Enochs v. Williams Packing & Navigation Company, Inc.

RESPONDENT: Williams Packing & Navigation Company, Inc.
LOCATION: Herricks School District

DECIDED BY: Warren Court (1962)
LOWER COURT: United States Court of Appeals for the Fifth Circuit

CITATION: 370 US 1 (1962)
ARGUED: Apr 18, 1962
DECIDED: May 28, 1962

Facts of the case


Media for Enochs v. Williams Packing & Navigation Company, Inc.

Audio Transcription for Oral Argument - April 18, 1962 in Enochs v. Williams Packing & Navigation Company, Inc.

Earl Warren:

Number 493, J. L. Enochs, District Director of Internal Revenue, Petitioner, versus Williams Packing and Navigation Company, Incorporated.

Mr. Oberdorfer.

Louis F. Oberdorfer:

Mr. Chief Justice, and may it please the Court.

This case involves the application of Section 7421 (a) of the Internal Revenue Code which provides very simply and very sharply that no suit for the purpose of restraining the assessment or collection of any tax shall be maintained in any Court.

The question precisely here is whether in the face of the statute, the District Court had jurisdiction to restrain as it did restrain the director of Internal Revenue from the collection from the taxpayer of a duly assessed social security and unemployment compensation tax, actually the tax for several years.

On account of services according to the theory of the assessment, rendered by captains and crews operating shrimp boats owned or leased by the taxpayers, that is they either own them or lease them from a related partnership and then made available by a legal relation which is in dispute to the captains and crews to operate them and fish from them in the Gulf of Mexico.

The case is here on writ of certiorari to the Court of Appeals for the Fifth Circuit.

That Court by a vote of two to one with Judge Reeves' dissenting affirmed the judgment of the District Court which had entered the injunction.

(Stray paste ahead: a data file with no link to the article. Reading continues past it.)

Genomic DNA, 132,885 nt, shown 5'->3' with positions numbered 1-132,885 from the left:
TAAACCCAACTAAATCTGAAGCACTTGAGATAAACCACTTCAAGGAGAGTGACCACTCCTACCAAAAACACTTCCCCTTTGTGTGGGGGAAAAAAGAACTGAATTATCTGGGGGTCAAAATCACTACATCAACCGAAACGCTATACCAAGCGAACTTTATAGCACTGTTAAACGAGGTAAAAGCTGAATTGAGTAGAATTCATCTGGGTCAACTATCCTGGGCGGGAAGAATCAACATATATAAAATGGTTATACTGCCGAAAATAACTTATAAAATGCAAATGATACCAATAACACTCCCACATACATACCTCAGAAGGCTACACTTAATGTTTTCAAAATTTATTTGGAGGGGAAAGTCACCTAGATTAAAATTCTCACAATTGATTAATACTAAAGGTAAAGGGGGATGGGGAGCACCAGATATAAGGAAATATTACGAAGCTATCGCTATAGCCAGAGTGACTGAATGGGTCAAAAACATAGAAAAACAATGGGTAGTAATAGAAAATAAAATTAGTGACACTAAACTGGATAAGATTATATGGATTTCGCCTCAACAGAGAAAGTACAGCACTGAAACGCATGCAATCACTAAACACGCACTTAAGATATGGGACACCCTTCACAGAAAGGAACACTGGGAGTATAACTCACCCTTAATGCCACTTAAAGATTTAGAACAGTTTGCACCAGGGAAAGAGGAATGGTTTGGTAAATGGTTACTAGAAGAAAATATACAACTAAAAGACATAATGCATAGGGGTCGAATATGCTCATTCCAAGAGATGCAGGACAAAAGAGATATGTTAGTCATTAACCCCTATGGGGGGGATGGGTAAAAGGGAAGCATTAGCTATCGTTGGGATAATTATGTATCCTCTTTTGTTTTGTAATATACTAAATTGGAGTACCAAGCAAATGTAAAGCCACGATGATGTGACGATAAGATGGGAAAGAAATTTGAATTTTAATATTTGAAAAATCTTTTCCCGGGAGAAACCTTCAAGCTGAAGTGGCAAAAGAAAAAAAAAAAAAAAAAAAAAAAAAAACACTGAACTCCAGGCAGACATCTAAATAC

The injunction had been entered after a protracted hearing on the merits the -- the final injunction had been preceded by a preliminary injunction and a restraining order.

The issue between the director and the taxpayer arose by or initially and at the administrative level by an assessment made by the District Director through appropriate agents.

The District Director examined the taxpayer's books, had discussions with taxpayer's officers, and according to the record, investigated by interrogating captains and crews in the area.

After having made this determination that the tax was due, the taxpayer filed a claim through the administrative review process to abate the tax.

This claim for abatement was considered and the order of the -- or -- or letter of the Appellate Division refusing to abate the taxes in the record.

The order recites that the information offered by the taxpayers in support of his claim from abatement was considered and was respectfully -- the claim was respectfully denied.

Within a very short time, four or five days after receipt of the letter of determination denying the claim for abatement, the taxpayer, and this was before there had been any notice or demand which is a condition predicate to seizure and restraint, before any notice of demand, before any collection action had occurred insofar as the record shows, so far as we know, before any collection action had been attempted, the taxpayer filed a complaint for an injunction and for preliminary injunction.